Mort filed a lawsuit last year against the British backers of the film, Ealing Studios, claiming that the company effectively cut her out of the decision making process during production, and, as a result, she was not at all happy with the version of the film that was to be screened for potential distributors.
According to the lawsuit, Mort had rights over the developing picture and got approval over the final shooting script, the cast and crew, the line producer, the designer and all department head as well as consulting rights on advertising, distribution, shooting schedule and budget.
However, as the suit further stated that, “throughout the course of the film’s production and post-production, defendants consistently acted to frustrate Mort’s involvement in the film, thereby breaching the Director Agreement. These breaches by the Defendants include, but are not limited to: taking complete control of editing the Film in June 2013 and failing to consult with Mort about subsequent cuts and changes; abandoning Mort’s previous cuts of the Film; failing to disclose the Film’s financials, finishing budget, and financing deals; and failing to keep Mort informed of other crucial creative and budgetary developments and decisions throughout production and post-production of the Film.”
Mort was seeking monetary damages (the amount wasn’t made public), as well as “a declaration that the defendants can’t make decisions without her meaningful approval and consultation.”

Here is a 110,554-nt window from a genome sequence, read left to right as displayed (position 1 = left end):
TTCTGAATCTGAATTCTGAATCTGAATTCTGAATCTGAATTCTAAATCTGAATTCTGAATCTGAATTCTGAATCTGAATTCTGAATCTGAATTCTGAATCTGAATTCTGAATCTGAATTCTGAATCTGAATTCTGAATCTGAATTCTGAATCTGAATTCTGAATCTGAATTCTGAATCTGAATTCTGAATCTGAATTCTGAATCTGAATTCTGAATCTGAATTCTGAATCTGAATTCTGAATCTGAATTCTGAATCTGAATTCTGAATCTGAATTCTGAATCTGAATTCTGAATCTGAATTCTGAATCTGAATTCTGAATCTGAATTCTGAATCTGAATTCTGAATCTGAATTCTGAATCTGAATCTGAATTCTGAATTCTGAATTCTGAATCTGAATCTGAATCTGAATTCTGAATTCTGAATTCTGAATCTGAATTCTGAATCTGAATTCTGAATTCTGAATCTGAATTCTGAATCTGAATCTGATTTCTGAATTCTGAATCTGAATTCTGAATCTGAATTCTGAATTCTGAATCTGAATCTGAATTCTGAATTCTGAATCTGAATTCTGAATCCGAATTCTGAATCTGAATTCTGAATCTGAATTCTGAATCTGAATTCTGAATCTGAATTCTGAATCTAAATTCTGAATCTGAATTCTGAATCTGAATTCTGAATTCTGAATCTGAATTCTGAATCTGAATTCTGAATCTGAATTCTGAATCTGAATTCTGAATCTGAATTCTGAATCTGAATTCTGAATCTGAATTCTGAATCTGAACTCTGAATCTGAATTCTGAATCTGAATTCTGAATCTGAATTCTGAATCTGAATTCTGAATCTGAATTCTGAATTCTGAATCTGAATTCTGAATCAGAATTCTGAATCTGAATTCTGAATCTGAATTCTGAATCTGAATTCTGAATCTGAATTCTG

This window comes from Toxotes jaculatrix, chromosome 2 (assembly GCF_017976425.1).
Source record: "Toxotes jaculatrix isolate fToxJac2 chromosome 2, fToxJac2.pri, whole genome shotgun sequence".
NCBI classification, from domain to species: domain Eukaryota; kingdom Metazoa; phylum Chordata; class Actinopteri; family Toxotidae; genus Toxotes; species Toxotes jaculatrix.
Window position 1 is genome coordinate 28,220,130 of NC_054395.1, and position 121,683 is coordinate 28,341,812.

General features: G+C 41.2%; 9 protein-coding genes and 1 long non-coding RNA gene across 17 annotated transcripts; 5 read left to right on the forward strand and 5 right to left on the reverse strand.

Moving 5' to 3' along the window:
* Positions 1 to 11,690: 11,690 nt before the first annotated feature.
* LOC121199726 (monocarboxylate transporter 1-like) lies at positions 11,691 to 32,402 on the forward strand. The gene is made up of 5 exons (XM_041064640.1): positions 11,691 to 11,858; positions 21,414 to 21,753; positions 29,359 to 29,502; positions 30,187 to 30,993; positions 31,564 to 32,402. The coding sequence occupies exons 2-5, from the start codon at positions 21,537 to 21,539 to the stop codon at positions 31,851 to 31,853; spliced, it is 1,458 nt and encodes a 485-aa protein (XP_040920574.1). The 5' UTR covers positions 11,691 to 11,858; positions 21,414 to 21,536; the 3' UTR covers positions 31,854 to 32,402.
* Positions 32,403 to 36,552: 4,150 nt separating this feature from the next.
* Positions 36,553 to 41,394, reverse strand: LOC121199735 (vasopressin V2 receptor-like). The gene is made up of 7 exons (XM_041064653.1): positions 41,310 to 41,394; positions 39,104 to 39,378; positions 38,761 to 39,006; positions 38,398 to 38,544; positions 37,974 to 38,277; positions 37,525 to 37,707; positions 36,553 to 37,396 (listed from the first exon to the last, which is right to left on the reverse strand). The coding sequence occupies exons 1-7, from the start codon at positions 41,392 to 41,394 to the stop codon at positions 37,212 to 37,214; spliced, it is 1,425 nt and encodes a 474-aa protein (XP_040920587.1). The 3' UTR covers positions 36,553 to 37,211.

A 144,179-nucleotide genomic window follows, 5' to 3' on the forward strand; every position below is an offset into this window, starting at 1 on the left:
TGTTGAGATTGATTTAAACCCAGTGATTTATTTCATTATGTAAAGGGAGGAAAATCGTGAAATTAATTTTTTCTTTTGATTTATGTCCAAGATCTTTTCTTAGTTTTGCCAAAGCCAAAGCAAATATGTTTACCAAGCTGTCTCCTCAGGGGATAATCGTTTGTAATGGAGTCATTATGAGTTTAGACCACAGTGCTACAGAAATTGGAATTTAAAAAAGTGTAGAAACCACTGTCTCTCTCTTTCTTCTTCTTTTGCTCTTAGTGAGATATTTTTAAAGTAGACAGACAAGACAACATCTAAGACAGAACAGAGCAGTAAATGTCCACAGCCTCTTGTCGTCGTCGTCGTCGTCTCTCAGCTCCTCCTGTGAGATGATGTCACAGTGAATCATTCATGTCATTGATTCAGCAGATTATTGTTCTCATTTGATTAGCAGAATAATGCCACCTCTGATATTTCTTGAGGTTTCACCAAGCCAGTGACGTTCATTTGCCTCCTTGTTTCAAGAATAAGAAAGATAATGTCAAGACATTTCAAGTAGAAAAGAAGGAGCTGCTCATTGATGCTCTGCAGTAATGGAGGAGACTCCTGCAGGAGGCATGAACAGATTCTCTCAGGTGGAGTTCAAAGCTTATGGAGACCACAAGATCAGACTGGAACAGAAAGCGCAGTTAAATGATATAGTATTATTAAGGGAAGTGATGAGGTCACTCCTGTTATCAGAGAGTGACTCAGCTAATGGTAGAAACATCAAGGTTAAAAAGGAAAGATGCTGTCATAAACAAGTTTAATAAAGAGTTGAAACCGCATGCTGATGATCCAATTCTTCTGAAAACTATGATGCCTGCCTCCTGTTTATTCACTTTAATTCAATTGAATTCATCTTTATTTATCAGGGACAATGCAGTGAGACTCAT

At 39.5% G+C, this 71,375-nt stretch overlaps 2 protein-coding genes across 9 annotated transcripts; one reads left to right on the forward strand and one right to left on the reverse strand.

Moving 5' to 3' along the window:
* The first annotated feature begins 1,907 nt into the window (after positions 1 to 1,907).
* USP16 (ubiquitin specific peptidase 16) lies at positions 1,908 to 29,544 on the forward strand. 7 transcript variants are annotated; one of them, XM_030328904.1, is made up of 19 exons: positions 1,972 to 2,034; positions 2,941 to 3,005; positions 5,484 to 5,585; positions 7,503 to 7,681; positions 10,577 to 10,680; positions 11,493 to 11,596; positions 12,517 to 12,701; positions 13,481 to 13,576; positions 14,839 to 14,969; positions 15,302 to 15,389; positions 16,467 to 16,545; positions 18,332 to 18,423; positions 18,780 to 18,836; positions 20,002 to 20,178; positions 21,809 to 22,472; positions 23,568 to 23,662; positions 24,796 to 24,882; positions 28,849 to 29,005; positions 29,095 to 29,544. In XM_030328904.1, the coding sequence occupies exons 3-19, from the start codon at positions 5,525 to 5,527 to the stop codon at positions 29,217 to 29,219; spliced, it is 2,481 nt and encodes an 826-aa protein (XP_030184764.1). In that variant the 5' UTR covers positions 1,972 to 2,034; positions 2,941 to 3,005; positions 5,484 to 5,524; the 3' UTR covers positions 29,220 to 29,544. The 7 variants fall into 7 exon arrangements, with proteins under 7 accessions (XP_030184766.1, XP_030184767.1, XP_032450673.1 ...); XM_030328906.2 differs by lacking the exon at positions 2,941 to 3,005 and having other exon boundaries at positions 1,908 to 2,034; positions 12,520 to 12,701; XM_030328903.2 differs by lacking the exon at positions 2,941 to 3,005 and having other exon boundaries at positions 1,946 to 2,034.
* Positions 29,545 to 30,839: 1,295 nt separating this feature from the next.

I assumed all these matters had been resolved, when, 2 months ago, RLJ Entertainment announced its acquisition of the film, and planned December release. But Saldana’s interview suggests that there may still be some problems behind the camera, whether related to Mort’s case, or other matters entirely.
I think many of you would likely prefer that the film just be buried altogether, and everyone moves on. Saldana herself even kind of hints at that possibility in her interview. The film just seems like it’s been doomed since the start, given what else we now know.
But this isn’t the first time that Saldana has maybe sort of slyly talked down the film. In a previous interview she gave to InStyle Magazine in July of this year, she admitted that she didn’t think she was right for the part initially, but went into it prepared to give it her all.
In development for at least 6 years, Mary J. Blige was initially attached to star in the film, but she was eventually replaced by Saldana, who brought more international box office gravitas to the production.
The one constant actor throughout the ordeal has been David Oyelowo, cast from the beginning to play Simone’s Paris-based manager Clifton Henderson.
Mike Epps plays Richard Pryor in the film (he’ll be starring in Lee Daniels’ Richard Pryor biopic as well).
There still isn’t much official media from the film; the above new image comes courtesy of RLJ Entertainment, who I’m sure will be releasing more photos, clips, of course a trailer, at some point – assuming any existing completion problems are resolved. I wouldn’t be surprised if it’s quietly released on DVD and VOD platforms. So don’t be surprised if you’re flipping through Netflix’s offerings one day in the near future, and find “Nina” listed.